In the mid 1980s there were plenty of sales, but artists, even the best, were never ‘paid’. Payment for sales usually involved taking the train to Geneva to be fitted out with shirts and outrageously expensive suits, or finding out you had a fully paid penthouse apartment, with a butler, on a beach in the Canary Islands for three months. All the while you lived from one dinner invitation to another dinner invitation. But at least you knew whatever paint, canvas, stretchers, photography, anything you needed, the bill could and would be sent to your gallery. It was a difference I appreciated when five years earlier, starting out in Europe, existence was living on a dozen apples from one night to the next night. It was an influence, in that I saw the all-encompassing approach by European galleries, which as a result, even today, when certain galleries do not pay sales, I am a little more relaxed than most artists.

On the other hand the local galleries today and even back in the 1980s, did nothing, in respect to galleries in Europe. Finding that they had costs to meet is not relevant. Over the time I met many, then prominent, now historically important artists, as well as gallery dealers, as well as several fashion and music industry performers who became friends. All had an influence in my seeing the long-term picture. Again also, in TV and films, from Stanley Kubrick to Melancholia (2011), Interstellar (2014), The Idiots (1999), Marfa Girl (2012) and Arrival (2016).

Did you intend to remain in Australia after your return?
No, there are never set plans, predetermined or calculated. The fact is I had been based away for 10 years, then spent slightly too long back, longer than previously. My situation with my local gallery made it difficult for me to return to Europe. I had children, which presented different circumstances. I became settled in Australia in 1989, but after losing my house and studio to Westpac in the financial crash, I returned to Europe in 1992 for one year, having a show with Galerie Albert Baronian in Brussels and with Jack Shainman Gallery in New York. Unfortunately it was the depths of financial recession. It was a difficult 12 months. I decided it was better to concentrate on the work regardless of where I lived, even though I knew Australia would not be open to my work, as I had not followed the anticipated path.

Have you maintained your early contacts?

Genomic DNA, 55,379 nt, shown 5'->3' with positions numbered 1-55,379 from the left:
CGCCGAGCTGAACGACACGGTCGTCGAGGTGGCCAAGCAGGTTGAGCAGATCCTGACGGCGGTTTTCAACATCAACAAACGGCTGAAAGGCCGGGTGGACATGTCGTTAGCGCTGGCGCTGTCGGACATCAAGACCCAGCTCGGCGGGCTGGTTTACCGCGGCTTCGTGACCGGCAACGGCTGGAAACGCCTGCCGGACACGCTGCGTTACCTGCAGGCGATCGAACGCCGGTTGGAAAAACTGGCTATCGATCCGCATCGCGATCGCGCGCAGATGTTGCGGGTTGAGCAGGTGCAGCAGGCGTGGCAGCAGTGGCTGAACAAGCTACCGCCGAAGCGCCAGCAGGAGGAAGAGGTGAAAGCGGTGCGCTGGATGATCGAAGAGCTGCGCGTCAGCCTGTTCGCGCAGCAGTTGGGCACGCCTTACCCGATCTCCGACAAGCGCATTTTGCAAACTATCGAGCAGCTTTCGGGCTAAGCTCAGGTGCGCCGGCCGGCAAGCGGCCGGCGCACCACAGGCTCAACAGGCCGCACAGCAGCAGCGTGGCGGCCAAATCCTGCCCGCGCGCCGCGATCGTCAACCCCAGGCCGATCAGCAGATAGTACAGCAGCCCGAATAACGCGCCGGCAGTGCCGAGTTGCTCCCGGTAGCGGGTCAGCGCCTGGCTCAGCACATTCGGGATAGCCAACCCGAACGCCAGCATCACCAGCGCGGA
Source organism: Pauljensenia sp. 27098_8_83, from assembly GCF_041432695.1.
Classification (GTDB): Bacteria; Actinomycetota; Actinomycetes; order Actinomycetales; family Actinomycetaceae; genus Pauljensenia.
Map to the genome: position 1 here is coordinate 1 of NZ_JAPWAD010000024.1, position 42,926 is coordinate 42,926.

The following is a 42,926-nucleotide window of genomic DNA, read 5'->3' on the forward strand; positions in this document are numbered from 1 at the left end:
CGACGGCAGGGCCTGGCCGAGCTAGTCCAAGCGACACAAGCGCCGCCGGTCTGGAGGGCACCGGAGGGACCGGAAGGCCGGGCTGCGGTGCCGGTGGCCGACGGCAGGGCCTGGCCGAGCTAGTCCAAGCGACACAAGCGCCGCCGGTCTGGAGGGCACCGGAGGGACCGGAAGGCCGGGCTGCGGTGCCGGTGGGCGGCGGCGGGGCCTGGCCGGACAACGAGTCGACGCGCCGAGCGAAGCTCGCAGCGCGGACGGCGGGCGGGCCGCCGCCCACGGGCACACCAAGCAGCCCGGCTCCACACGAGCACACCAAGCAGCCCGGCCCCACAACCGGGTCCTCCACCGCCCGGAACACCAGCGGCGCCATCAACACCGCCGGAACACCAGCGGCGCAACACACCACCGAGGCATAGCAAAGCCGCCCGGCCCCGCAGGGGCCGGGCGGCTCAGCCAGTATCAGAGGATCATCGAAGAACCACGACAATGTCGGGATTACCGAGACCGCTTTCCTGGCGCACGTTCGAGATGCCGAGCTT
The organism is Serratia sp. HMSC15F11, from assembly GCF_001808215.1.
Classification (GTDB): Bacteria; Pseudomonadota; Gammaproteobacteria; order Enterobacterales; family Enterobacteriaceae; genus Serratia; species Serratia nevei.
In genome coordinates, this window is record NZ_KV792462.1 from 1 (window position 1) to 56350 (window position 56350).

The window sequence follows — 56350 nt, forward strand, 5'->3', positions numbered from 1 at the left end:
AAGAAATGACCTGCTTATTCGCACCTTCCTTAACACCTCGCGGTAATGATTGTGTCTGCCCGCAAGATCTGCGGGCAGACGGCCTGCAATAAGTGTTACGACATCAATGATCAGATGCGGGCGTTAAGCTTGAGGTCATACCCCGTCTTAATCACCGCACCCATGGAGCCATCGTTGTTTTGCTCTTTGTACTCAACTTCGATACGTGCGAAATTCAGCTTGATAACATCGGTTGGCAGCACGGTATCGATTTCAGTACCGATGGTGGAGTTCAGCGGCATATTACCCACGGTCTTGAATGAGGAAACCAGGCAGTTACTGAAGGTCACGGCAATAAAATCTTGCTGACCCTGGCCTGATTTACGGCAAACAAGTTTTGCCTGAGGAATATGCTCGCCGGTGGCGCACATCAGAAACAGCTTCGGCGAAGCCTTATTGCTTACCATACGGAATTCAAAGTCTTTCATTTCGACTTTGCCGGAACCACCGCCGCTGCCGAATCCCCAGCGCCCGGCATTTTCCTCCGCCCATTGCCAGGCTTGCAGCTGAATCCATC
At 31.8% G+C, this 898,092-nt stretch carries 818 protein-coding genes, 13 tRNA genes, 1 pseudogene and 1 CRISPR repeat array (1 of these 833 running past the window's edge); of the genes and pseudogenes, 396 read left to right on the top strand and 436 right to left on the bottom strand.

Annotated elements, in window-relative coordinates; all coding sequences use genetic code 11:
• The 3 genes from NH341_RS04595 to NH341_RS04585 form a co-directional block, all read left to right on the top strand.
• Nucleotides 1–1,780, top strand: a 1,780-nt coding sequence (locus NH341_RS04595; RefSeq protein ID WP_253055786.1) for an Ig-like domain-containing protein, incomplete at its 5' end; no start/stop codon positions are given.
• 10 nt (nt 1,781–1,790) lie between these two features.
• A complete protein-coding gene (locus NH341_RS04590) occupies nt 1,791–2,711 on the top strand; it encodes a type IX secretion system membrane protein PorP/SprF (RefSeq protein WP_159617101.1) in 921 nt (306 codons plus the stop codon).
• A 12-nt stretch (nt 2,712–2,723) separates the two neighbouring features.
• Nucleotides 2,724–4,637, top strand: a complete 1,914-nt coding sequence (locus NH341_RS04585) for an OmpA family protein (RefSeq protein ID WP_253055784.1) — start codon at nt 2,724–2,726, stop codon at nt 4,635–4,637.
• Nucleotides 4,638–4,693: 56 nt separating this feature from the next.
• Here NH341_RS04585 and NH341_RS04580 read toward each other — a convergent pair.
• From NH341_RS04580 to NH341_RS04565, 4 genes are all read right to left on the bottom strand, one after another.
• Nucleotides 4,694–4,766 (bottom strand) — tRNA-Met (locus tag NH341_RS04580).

Definitely yes with some close connections. The artist’s media may come and go. The art world today is perceived to be fickle, only interested in the next five minutes, but the people you connect with are life-long, just as the place and reference of your own art is within art history, as distinct from media. The wise people are nice to me on their way up because they know I will likely greet them on their way down.

Your application of varnishes and paints is unorthodox.
The earliest paintings used palette knives to push and spread accumulated poured acrylic. Then they were poured and physics was used rather than a knife. There are distinct evolutions in the visual-ness of the work. The problem has been that people have not been presented with an overview. So they are left with only their scattered memory and momentary viewing. Each show has been an evolution. Institutions only survive on numbers, attendance, public pre-determined thrill, so I don’t expect you will have the ability to get a conscious overview of my 40-year practice until sometime after I am dead, curated by a brave curator, currently still owing nothing to no-one.

How does time operate in the development of your biomorphic forms?
Time is just a material I use and must master, as with paint. Time is context. Time is a physical, solid property. Time is as fluid as gravity and varnish but as regulated as concrete. Time is the only constant material I use across all other mediums in my work. Time is the agenda and completion of lists that marks out both the individual works and the life of an artist. Everything can be forgiven, except killing time.